What does it mean to live a purpose-driven life? What does it mean to be truly happy?
Good questions for the philosophers, so I’ll defer to one of the greats. Socrates theorized (and I’m paraphrasing here) that happiness is realizing one’s full potential in a context of virtue. Happiness isn’t the modern notion of potato chips and Monday Night Football. That’s pure pleasure, and fleeting. Being truly fulfilled, said the ancient Greeks, comes from earning an honest living while creating value in society so that others might benefit from one’s work and talent.
As a social entrepreneur, and as a father, I strive to create the context and collaboration for happiness that Socrates would have sanctioned. This summer, as luck would have it, I had the privilege of including the Little Feete (what I call my kids) on work trips to visit clients in Africa and the Americas. I will never forget traveling with Root Capital colleagues and my 16-year-old daughter, Charlotte, in the Ivory Coast, where we met cocoa-farming families whose cooperative helped their community heal after the country’s civil war. Three weeks ago in Central America, my younger son Thaddeus, 11, also tagged along with our team, cooking tortillas with farmers growing red beans destined for school lunch programs that are boosting nutrition for nearly 200,000 kids across Nicaragua.
Perhaps the most vivid sign of “happiness” over the summer was last month, as more than 130 members of Root Capital’s global team gathered together in Cambridge, Massachusetts, for our first all-staff retreat in four years. What a time we had, full of technical training, strategic and operational priority setting, interactive multi-stakeholder workshops and poignant team-building moments. Our training sessions were brimming with happy people as we pushed each other toward greater performance accountability, learned new skills and shared our cultures through song and dance — all in service of our mission to grow rural prosperity and make agriculture work for farming families worldwide.
But 16 years into Socratic fulfillment at Root Capital, the truth is that it’s not always happy time. Well into our institutional adolescence, we sometimes feel what I refer to as the teenage blues. Not sure the Greeks had a term for that, but the Harvard Business School does: they call it the Bermuda Triangle of midsized organizations. We’re in that awkward phase between the early-stage start-up years, when an organization basically runs on inspiration and intuition alone and everybody does everything, and the later years of a large and stable organization, when all the kinks in the systems and processes are worked out and everything just hums. Sometimes, our processes, systems and structures are like gangly teenage arms and legs: they get in our way as much as they help us.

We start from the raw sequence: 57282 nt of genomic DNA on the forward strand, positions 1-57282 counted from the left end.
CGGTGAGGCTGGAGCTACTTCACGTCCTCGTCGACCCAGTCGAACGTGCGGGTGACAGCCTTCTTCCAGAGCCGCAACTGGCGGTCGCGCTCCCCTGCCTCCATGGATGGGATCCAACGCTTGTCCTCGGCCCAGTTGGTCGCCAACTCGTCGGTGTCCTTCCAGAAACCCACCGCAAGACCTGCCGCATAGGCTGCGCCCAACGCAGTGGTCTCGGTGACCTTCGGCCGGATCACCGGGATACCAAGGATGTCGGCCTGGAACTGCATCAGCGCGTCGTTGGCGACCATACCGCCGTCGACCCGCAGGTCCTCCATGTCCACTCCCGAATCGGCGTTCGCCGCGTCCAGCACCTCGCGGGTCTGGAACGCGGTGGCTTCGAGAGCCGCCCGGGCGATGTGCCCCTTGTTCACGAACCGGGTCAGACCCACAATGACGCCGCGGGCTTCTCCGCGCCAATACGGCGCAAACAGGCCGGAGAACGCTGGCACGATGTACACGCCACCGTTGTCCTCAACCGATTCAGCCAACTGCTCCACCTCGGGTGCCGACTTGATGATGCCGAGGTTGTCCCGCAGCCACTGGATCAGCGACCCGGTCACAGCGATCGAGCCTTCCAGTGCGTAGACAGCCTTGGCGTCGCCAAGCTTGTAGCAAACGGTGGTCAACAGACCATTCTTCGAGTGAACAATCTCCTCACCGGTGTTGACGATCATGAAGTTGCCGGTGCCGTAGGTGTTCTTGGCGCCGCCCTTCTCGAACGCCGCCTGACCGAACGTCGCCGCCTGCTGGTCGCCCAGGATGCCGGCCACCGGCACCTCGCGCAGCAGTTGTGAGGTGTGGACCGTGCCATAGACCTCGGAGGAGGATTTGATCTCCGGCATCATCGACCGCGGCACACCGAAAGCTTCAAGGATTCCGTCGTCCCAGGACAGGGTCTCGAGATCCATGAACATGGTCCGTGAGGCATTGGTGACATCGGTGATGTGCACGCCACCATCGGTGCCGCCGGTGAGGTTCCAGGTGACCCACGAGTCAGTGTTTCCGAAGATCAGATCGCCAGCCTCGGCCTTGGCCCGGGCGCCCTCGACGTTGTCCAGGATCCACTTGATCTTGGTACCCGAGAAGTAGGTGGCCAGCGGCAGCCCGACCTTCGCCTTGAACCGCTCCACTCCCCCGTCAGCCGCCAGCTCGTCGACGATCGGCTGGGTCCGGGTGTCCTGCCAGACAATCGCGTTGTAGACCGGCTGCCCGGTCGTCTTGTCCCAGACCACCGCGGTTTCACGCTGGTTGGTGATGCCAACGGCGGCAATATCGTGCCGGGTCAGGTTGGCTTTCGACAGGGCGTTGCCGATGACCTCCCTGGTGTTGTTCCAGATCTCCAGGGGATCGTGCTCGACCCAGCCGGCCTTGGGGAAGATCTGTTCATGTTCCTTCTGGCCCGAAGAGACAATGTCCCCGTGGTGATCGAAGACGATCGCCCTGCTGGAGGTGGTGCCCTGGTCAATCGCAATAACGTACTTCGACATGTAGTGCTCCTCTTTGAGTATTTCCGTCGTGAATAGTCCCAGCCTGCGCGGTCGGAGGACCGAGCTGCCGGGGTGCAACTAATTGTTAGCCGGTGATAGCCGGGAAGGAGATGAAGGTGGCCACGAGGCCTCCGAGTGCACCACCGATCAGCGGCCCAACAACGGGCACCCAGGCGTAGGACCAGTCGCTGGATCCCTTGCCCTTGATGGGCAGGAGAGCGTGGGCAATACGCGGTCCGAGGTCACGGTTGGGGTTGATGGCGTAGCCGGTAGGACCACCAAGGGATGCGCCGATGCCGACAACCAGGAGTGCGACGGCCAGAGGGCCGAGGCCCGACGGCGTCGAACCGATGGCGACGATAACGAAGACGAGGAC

The good news is that we’re not alone in our teen awkwardness, and our commitment to happiness has us rolling up our sleeves to continue growing sustainably. We’re designing solutions to bolster the internal infrastructure needed to serve more clients and generate greater impact. A good example is our recently launched Risk Appetite Project, which will help us fine-tune the level of risk we’re willing to take for a given bundle of returns — economic as well as social and environmental. From there, we can better determine the appropriate and acceptable portfolio composition that balances business performance with outsized benefits for farm families.
Back in the early days of Root Capital — when our enterprise fit inside a rented room in a small clapboard house in Cambridge — I’d ride my bike into Harvard Square, hoping that our first checks for a grant or loan might be waiting in the post office box. Along the way I’d talk to myself, repeating over and over again that I wasn’t crazy and that this Root Capital thing could work (that was the extent of our HR and talent function back then!).
Today, nearly $1 billion in loans and 1.2 million farm families later, it feels like we’re still just getting started. And one thing’s for sure: none of it would have happened without you. Soon enough, many of us will be village elders, stepping back to let the next generation take the lead in full Socratic fulfillment (I hope).
For the time being, from blue skies to teenage blues to continuous improvement and impact, we’re grateful and happy to play our part.
Founder & CEO
This note originally appeared in our September 2015 newsletter. To sign up for our monthly newsletter, click here.